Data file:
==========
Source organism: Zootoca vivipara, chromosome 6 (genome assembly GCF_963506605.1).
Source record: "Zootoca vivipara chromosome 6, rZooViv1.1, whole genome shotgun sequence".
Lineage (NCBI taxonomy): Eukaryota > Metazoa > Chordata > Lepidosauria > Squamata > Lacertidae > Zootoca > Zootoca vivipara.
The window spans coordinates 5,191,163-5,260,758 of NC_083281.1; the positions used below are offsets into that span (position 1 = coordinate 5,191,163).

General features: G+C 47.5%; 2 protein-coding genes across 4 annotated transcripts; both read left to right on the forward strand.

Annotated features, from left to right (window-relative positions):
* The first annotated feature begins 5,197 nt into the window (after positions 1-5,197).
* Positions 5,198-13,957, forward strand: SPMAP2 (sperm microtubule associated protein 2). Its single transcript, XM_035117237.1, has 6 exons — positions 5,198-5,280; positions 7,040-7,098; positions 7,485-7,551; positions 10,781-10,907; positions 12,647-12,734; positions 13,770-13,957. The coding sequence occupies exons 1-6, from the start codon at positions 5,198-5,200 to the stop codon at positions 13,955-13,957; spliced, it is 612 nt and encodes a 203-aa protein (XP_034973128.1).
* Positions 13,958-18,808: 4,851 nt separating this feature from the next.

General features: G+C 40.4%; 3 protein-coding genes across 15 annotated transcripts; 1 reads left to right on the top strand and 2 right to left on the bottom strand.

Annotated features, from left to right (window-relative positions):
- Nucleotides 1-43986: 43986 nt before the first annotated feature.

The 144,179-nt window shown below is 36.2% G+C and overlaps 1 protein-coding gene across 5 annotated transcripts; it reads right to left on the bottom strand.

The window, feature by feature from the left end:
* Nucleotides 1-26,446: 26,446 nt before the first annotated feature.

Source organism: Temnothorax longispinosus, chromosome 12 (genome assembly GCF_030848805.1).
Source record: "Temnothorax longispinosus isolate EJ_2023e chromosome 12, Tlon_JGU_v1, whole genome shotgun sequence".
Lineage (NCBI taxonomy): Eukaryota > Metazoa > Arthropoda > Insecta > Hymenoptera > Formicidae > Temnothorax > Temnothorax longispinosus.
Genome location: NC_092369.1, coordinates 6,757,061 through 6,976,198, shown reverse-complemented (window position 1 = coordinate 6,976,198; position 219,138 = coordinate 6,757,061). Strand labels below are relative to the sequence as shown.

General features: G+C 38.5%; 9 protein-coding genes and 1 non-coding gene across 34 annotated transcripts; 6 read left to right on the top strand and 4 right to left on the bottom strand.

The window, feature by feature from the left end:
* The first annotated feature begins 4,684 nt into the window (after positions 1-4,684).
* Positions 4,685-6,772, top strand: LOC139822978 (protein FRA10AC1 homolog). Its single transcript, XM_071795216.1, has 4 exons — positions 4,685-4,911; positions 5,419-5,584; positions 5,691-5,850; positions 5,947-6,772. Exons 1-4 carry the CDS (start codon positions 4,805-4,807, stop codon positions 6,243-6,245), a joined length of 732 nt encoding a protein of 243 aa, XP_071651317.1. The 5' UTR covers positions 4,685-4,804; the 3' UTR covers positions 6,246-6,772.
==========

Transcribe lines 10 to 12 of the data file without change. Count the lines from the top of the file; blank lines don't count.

General features: G+C 40.4%; 3 protein-coding genes across 15 annotated transcripts; 1 reads left to right on the top strand and 2 right to left on the bottom strand.

Annotated features, from left to right (window-relative positions):
- Nucleotides 1-43986: 43986 nt before the first annotated feature.